Are you a caregiver for a loved one? Perhaps one of your parents? This can be an incredibly difficult, yet important and rewarding role....but takes its toll on the caregiver. How do you go about this on a daily basis being both compassionate and accepting of the situation as it is? How can you achieve serenity wellness for yourself while caring for an ill or elderly loved one?
Here is a mindfulness practice specifically for caregivers from Jeff Brantley, MD, Founder and Director of the Mindfulness-Based StressReduction Program at Duke Integrative Medicine in Durham, NC. I met Dr. Brantley while completing my integrative health coach training and certification at Duke. He is an amazing person who not only practices mindfulness, but has the unique capacity for helping those he teaches how to do it as well. Just listening to him talk, always put me at ease and able to be mindful - or paying attention on purpose, with intention, in the present moment, in a friendly and non-judging way. Please try this practice if you are a caregiver or pass it along to someone who is.
Metta for Caregivers
The emphasis in this practice is on balance - the balance between opening one's heart endlessly, and accepting the limits of what one can do. The balance between compassion and equanimity. Compassion is the trembling or the quivering of the heart in response to suffering. Equanimity is a spacious stillness that can accept things as they are. The balance of compassion and equanimity allows us to care, and yet not get overwhelmed and unable to cope because of that caring.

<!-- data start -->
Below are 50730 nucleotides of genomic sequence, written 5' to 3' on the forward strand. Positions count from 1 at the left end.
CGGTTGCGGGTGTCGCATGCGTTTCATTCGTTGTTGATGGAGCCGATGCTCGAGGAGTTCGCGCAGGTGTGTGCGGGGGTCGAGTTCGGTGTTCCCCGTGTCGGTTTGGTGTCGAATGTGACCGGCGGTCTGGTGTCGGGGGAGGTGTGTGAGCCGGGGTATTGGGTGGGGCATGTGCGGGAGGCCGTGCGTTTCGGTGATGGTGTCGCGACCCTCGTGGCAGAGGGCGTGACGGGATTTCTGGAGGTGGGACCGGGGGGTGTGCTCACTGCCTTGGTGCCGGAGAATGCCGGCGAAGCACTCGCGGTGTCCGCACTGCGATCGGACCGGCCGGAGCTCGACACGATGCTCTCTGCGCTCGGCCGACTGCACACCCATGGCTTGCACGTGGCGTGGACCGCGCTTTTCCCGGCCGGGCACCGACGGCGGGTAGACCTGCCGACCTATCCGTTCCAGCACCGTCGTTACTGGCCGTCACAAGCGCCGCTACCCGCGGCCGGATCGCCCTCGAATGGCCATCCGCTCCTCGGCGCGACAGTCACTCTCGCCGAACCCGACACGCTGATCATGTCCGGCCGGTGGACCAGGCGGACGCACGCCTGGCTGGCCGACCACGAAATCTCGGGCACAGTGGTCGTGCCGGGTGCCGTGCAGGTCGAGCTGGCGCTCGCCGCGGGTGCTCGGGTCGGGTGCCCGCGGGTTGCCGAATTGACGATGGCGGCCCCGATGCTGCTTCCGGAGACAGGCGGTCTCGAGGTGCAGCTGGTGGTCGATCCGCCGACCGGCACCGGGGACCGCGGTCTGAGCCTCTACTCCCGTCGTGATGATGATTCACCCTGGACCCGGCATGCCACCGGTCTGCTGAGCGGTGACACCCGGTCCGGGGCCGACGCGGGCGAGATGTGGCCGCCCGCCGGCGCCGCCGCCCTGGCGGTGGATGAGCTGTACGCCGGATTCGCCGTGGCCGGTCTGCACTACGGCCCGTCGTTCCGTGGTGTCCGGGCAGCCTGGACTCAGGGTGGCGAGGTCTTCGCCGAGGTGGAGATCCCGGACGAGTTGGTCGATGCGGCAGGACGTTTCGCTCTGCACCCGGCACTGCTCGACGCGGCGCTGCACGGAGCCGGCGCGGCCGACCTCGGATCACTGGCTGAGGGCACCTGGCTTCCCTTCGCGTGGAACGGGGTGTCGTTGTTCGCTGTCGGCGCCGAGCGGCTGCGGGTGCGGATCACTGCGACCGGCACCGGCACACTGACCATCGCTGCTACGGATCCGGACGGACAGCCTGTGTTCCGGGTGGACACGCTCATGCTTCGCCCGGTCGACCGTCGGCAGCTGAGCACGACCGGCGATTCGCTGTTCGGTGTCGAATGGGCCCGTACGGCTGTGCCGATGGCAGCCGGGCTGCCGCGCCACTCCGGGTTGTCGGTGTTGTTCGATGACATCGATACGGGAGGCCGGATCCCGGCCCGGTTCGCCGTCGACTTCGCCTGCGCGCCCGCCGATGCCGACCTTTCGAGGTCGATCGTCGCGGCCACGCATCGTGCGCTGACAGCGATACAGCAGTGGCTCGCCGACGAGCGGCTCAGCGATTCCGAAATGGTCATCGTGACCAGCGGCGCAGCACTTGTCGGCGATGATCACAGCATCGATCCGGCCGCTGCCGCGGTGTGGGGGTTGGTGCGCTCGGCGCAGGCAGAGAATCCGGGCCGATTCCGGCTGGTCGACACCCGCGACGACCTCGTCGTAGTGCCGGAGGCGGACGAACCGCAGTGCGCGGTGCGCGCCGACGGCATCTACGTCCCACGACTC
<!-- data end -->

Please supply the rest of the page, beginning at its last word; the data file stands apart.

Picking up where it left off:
The phrases we use reflect this balance. Choose some phrases that are personally meaningful to you. You can alter them in any way, or use ones that you have created out of their unique personal significance.
To begin the practice, take as comfortable a position as possible, sitting or lying down. Take a few deep soft breaths to let your body settle. Bring your attention to your breath, and begin to silently say your chosen phrases in rhythm with the breath... You can also experiment with just having your attention settle in the phrases, without using the anchor of the breath. Feel the meaning of what you are saying, yet without trying to force anything....let the practice carry you along.
"May I offer my care and presence unconditionally, knowing it may be met by gratitude, indifference, anger or anguish."
"May I find the inner resources to truly be able to give."
"May I offer love, knowing I cannot control the course of life, suffering, or death."
"May I remain in peace, and let go of expectations."
"I care about your pain, and I cannot control it."
"I wish you happiness and peace, and I cannot make your choices for you."
"May this experience help me open to the true nature of life."
"May I see my limits compassionately, just as I view the suffering of others."
"May I, and all beings, live and die in ease."